Why believe Tor’s spin when:
Uranium prices have slumped again, with no recovery in sight?
Improved uranium price triggers drilling at a Central Australian prospect, ABC Rural, NT Country Hour 15 May 15 Nathan Coates “…….Drilling at the Wiso Project 150 kilometres north-west of Barrow Creek started this week and is expected to continue for two months.
Managing Director of Toro Energy, Vanessa Guthrie, said the joint venture project with Areva Resources is the result of surveys co-funded by the Northern Territory government. “The work that has commenced this week is a drill program,” she said. “We are targeting a sandstone hosted uranium paleochannel.”………She said environmental approval to start exploring near Barrow Creek had two levels.
The uranium that we might produce would be likely to go to the growing Asian markets of China and India and the mature markets of Korea and Japan. “Of course we needed Traditional Owner agreement which we’ve secured,” she said. “We also have the mine and exploration plan which was required by the Northern Territory government.”
Ms Guthrie said Toro Energy had in the past gone through environmental approval processes and they were very similar to those in the Northern Territory.
She added that the approval processes for uranium mining in the Northern Territory were “well established and quite mature.”…….http://www.abc.net.au/news/2015-05-12/improved-uranium-price-triggers-drilling-in-central-australia/6463570
Aboriginal Land Councils distrust Northern Territory Government, reject it for running Indigenous outstation services.
‘Dysfunctional’ NT Government must not run Indigenous outstations, Northern Land Council and Central Land Council say ABC News 14 May 15 Two of Australia’s most powerful Indigenous land councils have labelled the NT Government “dysfunctional and welfare dependent” and “a failed state that is almost totally dependent on the Commonwealth” as they rejected an idea for the NT to take responsibility for Indigenous outstation services.
The federal budget made provisions for a one-off payment to the NT Government of $155 million in exchange for taking over municipal and essential services in remote outstations and communities.
But the Northern Land Council (NLC) and Central Land Council (CLC) have said the NT Government would not be able to adequately run the services and would result in community closures like those planned in Western Australia. Continue reading
Australian govt turns from Northern Territory in search for vulnerable communities to host nuclear wastes
Nuclear waste dump unlikely in NT after land councils, stations refuse to nominate site ABC News, 11 May 15, By Anthony Stewart The Northern Territory appears unlikely to house the Federal Government’s proposed radioactive waste dump after major land holders fail to nominate a site.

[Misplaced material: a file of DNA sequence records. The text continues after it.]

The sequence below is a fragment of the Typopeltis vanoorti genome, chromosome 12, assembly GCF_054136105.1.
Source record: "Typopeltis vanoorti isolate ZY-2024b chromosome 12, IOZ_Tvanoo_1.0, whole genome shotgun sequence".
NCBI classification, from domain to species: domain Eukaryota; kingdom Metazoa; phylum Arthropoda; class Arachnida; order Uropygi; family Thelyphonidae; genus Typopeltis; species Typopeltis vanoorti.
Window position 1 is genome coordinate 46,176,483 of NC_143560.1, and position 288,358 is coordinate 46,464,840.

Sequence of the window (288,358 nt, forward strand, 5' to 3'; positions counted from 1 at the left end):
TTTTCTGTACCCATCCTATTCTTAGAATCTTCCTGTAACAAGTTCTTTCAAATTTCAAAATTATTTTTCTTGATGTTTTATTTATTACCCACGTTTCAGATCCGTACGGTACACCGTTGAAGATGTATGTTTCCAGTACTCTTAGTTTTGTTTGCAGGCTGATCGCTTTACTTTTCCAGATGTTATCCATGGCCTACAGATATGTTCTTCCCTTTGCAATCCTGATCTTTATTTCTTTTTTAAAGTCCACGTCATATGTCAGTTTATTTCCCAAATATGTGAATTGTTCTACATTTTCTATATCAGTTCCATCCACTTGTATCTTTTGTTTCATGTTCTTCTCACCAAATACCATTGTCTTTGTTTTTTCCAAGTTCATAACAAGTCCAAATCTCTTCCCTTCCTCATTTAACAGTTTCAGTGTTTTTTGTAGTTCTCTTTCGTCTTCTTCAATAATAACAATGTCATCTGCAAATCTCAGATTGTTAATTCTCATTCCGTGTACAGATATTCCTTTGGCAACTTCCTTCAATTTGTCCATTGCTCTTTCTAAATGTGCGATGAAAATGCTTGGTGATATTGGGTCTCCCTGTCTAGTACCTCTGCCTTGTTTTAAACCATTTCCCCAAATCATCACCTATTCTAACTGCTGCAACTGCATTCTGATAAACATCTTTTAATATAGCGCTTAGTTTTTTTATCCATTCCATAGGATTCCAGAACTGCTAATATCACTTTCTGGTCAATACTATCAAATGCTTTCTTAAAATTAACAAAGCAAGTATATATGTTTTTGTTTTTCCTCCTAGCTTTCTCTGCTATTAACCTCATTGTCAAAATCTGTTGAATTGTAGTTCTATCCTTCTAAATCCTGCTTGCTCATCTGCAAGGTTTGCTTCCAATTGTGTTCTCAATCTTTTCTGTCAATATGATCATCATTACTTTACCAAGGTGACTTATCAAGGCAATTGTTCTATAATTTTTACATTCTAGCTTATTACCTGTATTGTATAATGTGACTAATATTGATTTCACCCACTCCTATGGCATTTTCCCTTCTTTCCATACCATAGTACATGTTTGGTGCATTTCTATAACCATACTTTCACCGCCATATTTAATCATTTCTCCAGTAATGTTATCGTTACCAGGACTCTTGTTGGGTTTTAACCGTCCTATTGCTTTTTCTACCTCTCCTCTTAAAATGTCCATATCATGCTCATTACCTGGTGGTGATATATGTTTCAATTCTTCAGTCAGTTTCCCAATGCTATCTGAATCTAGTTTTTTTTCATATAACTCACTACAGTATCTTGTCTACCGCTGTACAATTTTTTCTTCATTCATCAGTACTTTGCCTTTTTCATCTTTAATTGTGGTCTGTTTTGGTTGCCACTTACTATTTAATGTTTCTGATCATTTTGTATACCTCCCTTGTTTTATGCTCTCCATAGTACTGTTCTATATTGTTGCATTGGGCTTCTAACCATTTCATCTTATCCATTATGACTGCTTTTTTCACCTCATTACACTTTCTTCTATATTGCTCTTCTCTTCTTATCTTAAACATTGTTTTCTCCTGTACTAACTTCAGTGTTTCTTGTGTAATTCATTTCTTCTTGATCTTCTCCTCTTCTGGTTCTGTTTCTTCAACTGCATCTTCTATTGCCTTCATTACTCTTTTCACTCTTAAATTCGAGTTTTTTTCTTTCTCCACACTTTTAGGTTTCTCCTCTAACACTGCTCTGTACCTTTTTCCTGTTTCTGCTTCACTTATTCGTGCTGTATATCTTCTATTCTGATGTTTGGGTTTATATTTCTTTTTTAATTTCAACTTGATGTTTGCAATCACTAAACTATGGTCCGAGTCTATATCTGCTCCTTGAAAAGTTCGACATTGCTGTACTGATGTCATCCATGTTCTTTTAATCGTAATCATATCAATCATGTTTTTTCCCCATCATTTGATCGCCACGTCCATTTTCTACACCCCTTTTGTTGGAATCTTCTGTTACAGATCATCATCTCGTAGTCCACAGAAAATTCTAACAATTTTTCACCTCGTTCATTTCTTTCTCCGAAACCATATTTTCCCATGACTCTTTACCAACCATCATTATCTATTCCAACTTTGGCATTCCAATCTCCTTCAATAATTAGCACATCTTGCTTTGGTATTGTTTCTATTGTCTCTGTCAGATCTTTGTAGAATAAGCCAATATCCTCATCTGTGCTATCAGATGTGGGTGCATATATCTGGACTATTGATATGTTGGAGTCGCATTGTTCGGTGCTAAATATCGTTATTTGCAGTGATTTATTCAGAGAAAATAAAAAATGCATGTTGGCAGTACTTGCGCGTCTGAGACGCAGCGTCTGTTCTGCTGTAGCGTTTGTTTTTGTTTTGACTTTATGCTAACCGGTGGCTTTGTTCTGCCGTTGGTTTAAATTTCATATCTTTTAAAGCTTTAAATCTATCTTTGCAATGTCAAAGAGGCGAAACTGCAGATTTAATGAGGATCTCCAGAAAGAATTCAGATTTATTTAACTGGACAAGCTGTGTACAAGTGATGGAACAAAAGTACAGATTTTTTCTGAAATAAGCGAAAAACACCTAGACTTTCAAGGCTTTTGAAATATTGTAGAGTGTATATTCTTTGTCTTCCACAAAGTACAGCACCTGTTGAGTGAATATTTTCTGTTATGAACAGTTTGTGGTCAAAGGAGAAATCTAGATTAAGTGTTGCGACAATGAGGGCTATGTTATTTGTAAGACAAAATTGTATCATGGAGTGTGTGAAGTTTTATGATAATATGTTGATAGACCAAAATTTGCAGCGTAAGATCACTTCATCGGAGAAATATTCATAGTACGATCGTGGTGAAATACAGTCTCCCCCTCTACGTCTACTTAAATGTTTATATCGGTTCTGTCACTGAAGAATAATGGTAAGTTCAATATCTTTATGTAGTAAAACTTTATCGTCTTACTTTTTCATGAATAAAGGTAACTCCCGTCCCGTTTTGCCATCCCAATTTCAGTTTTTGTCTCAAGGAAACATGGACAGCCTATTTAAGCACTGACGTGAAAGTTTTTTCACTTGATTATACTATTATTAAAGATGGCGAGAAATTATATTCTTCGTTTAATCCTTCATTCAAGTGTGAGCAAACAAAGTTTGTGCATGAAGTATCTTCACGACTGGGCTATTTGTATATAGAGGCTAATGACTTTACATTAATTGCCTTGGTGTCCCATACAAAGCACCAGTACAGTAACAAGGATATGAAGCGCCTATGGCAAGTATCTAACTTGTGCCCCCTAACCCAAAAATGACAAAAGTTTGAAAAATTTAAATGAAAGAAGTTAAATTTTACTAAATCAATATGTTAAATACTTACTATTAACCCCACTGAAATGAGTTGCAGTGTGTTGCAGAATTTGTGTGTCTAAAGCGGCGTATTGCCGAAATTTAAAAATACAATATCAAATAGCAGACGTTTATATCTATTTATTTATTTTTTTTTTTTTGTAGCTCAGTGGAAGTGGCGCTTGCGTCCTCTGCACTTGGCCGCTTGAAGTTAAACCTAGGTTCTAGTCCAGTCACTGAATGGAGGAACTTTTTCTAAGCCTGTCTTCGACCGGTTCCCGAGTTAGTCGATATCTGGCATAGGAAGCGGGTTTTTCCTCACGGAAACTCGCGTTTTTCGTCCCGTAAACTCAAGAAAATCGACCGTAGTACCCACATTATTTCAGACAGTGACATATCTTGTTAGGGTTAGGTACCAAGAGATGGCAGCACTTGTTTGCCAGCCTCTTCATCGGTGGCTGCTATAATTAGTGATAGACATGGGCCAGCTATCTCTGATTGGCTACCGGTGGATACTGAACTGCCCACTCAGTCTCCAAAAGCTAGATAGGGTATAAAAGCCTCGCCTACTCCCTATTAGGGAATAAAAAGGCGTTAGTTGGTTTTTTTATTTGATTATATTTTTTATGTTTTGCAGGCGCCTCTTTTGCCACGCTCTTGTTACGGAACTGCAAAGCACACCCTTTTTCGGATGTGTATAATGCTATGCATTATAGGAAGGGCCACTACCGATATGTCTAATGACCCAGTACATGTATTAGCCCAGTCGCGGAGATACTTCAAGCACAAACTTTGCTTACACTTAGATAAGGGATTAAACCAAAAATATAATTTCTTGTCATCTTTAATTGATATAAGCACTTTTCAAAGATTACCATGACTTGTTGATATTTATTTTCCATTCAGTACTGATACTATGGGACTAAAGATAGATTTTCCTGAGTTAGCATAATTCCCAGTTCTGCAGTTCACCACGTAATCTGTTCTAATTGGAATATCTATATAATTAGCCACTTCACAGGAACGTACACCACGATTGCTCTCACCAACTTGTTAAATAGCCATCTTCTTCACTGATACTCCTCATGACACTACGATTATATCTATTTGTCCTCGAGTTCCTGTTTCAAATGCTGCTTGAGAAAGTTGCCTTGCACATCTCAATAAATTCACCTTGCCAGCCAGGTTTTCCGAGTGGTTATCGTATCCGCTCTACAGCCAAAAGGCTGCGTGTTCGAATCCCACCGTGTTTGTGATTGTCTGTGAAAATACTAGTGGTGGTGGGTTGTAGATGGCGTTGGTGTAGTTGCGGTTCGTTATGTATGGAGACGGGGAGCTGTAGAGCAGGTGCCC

The Federal Government began a renewed searchfor a site to store Australia’s intermediate-level nuclear waste and dispose of low-level waste in March this year. A formal application process closed on the May 5.
The ABC confirmed the Northern Land Council, Central Land Council, and Northern Territory Government had not nominated any land. Gilnockie and Supplejack Downs Stations also decided against participating in the process.
In a statement, the Federal Government refused to confirm whether any other organisation had nominated land.
“Details on nominations will be made public following the close of the nomination process and consideration by the Minister for Industry and Science. On current timeframes, this is expected in July 2015,” the statement read………
Anti-nuclear campaigner Lauren Mellor said it was the end of a long fight against nuclear waste in the Territory. “It’s very good news. We have spent the last decade with residents and traditional owners of the Northern Territory fighting a nuclear dump process,” she said. “The Federal Government has pulled out of the trenches in the Northern Territory.”
She said the fight had been pushed to other parts of Australia. “Unfortunately our concern is they will go and target another vulnerable community as they’ve done many times before to try and push them to house a national or even international dump,” Ms Mellor said.
Several organisations in both South Australia and the Western Australia have indicated they have nominated land under the process. http://www.abc.net.au/news/2015-05-11/nuclear-waste-dump-unlikely-in-nt/6461078
As Ranger approaches its end of mine life the stark question of which company bears responsibility for the costly, complex and technically challenging rehabilitation effort is increasingly being asked. ERA says it doesn’t have the funding capacity and Rio Tinto claim it hasn’t the legal responsibility.
Rio Tinto and ERA are playing a game of corporate convenience and the stakes are very high as the miners are required by law to bring the former mineral lease to a standard whereby it can be incorporated into the surrounding Kakadu National Park.
Rio Tinto and Energy Resources of Australia: Uranium Uncertainty and Radioactive Responsibility, Environment Centre NT 22 Apr 15 “The fate of Energy Resources Australia hangs in precarious balance with majority-owner Rio Tinto growing increasingly uncertain about the competitive economics and investment risk of a life-sustaining underground expansion” Financial Review, April 2015